By the turn of the 20th century, the Swedish scientist Svante Arrhenius had quantified exactly how atmospheric carbon dioxide impacts global temperatures. Based on years of complex and tedious number crunching, he reasoned that halving the concentration of CO2 would lower the Earth’s average temperature by five or six degrees Celsius, while doubling the concentration would raise temperatures by the same amount. His calculations weren’t exactly correct — modern scientists believe the global temperature increase would range from 1.5 to 4.5 degrees — but his finding was the foundation of almost all climate science since.

Arrhenius was also the first to propose that humans might be capable of altering atmospheric carbon dioxide levels enough to make the planet warmer, though he wasn’t much bothered by the notion. Indeed, he found the prospect quite agreeable.

“By the influence of the increasing percentage of carbonic acid in the atmosphere, we may hope to enjoy ages with more equable and better climates, especially as regards the colder regions of the Earth, ages when the Earth will bring forth more abundant crops than at present, for the benefit of a rapidly propagating mankind,” he wrote in his 1908 “Worlds in the Making.”

[What it’s like when your job is to predict the end of humanity]

Not everyone agreed. Alexander Graham Bell (the same guy who invented the telephone), worried about the unchecked burning of fossil fuels and is often credited with coining the term “greenhouse effect.”

The question remained there for the next 50 years or so, while scientists busied themselves with other questions. But the influx of funding for science during the Cold War meant researchers could turn their attention to the atmosphere once more. And what they found there was striking.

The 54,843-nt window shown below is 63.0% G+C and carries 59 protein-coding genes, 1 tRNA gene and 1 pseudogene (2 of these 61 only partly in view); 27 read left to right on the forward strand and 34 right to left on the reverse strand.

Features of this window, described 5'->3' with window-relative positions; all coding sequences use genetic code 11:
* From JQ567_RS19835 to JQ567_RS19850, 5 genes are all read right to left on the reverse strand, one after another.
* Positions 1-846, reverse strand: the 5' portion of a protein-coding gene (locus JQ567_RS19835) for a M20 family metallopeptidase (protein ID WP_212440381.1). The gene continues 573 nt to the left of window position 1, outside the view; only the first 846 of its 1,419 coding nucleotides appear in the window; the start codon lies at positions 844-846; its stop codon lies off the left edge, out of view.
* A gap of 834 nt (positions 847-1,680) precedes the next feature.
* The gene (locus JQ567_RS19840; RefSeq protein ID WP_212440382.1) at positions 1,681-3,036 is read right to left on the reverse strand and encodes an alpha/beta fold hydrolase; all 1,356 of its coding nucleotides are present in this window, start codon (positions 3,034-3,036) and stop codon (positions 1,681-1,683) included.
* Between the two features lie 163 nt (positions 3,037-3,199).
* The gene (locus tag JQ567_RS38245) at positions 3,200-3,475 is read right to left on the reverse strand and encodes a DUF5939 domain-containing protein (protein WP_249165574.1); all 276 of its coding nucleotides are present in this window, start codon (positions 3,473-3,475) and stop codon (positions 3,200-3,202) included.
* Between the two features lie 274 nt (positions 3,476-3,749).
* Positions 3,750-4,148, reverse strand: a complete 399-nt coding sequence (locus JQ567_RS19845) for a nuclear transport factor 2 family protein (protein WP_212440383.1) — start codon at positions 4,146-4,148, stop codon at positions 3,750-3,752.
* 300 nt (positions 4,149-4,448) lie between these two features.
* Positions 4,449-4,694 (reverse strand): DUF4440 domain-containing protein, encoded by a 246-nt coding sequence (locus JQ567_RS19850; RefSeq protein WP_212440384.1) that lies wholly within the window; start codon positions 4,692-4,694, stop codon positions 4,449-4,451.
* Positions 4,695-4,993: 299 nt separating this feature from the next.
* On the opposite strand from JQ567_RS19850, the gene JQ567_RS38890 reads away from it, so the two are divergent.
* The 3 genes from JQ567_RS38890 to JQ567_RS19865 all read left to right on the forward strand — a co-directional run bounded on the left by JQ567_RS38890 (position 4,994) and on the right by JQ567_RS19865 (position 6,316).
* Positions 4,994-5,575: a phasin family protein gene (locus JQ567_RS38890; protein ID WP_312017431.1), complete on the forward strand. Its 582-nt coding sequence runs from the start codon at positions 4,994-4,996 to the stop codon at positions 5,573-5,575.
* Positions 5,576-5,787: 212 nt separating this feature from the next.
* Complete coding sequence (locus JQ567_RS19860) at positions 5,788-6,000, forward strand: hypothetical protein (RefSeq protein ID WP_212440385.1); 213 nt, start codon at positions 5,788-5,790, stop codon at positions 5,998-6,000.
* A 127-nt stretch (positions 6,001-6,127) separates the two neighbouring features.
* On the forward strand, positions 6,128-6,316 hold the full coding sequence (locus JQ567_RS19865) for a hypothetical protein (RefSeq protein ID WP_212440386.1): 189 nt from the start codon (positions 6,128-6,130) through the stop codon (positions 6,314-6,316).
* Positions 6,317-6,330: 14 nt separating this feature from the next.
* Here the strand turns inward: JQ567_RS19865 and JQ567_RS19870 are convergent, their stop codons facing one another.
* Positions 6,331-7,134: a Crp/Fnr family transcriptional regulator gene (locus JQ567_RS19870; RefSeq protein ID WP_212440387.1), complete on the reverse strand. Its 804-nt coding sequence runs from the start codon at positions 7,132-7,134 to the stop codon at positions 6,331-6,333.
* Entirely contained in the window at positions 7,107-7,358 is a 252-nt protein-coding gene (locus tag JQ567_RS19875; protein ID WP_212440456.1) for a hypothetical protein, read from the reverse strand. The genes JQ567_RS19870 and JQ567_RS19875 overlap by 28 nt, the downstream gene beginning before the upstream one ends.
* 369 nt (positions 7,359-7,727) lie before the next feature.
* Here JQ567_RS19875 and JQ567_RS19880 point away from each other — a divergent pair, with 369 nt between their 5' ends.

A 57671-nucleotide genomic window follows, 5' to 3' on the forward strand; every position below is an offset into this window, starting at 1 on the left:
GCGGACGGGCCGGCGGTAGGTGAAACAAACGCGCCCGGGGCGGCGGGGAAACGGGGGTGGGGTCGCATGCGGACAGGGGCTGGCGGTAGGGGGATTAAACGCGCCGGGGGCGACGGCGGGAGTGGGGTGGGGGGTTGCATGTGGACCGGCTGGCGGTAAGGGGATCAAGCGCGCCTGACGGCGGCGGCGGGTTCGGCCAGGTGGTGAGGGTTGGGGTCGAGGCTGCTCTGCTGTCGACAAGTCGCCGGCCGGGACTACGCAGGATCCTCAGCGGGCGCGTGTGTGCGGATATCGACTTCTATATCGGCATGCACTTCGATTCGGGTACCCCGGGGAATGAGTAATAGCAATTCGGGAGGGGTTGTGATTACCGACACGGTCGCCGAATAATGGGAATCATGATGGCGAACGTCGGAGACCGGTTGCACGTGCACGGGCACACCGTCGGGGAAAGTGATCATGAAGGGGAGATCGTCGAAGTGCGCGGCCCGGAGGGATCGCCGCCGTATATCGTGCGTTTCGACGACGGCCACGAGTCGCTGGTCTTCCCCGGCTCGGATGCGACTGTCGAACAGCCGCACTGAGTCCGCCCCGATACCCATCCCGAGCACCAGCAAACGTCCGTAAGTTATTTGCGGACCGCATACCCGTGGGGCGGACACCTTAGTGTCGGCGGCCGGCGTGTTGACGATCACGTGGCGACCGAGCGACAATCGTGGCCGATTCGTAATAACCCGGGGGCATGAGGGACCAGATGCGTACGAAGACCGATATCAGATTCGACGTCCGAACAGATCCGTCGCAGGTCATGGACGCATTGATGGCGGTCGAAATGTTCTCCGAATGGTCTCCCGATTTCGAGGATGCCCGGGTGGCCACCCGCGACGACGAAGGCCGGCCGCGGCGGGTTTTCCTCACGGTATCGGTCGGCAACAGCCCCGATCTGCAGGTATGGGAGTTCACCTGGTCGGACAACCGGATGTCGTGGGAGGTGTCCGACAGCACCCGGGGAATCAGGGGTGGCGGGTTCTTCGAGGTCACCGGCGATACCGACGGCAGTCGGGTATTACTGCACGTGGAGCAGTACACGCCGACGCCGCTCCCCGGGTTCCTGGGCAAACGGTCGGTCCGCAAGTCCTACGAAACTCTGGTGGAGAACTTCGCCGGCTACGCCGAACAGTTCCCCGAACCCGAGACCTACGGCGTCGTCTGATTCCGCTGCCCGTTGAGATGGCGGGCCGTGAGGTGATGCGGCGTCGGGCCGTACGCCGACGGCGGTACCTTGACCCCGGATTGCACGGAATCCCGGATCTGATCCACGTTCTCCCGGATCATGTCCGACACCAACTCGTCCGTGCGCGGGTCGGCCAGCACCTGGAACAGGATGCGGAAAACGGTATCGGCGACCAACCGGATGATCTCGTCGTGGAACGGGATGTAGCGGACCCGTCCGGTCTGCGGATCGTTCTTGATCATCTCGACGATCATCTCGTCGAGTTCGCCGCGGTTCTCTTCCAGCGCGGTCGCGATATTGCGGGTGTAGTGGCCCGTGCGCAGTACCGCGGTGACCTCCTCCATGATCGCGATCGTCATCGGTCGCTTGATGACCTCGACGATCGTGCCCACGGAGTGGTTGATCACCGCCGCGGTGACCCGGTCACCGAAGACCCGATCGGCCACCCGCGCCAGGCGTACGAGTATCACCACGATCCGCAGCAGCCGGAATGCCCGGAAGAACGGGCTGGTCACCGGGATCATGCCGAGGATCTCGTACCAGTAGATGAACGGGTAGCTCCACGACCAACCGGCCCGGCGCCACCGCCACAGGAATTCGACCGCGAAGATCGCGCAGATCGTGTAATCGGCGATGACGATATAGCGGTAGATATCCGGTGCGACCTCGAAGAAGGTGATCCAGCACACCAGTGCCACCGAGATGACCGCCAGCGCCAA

In 1956, the physicist Gilbert N. Plass published a paper in American Scientist looking at increases in global temperatures and greenhouse gases since 1900. He found that the world seemed to be warming at a rate of about 1.1 degrees Celsius per century — a number that jibed exactly with the amount of carbon dioxide added to the atmosphere during that time. He concluded that the “carbon dioxide theory” for explaining global temperature increases must be the right one.

Like Arrhenius’s, Plass’s calculations needed refinement, though they more or less captured the trend that climate scientists have been talking about ever since.

But unlike Arrhenius, Plass didn’t think the trend was a positive one.

“The temperature rise from this cause may be so large in several centuries that it will present a serious problem to future generations,” he warned in his conclusion.

The next 60 or so years of climate research would back Plass up. A review of scientific studies conducted by geochemist James Lawrence Powell, who served in the administrations of presidents Ronald Reagan and George H.W. Bush, found only four authors of peer reviewed articles on the issue who did not believe in anthropogenic global warming. That was out of 69,406 studies.

Plass was wrong on one point, though: The problems caused by global temperature increases — severe droughts, melting glaciers, raging wildfires, threats to global health — didn’t take several centuries to develop. They’re happening now.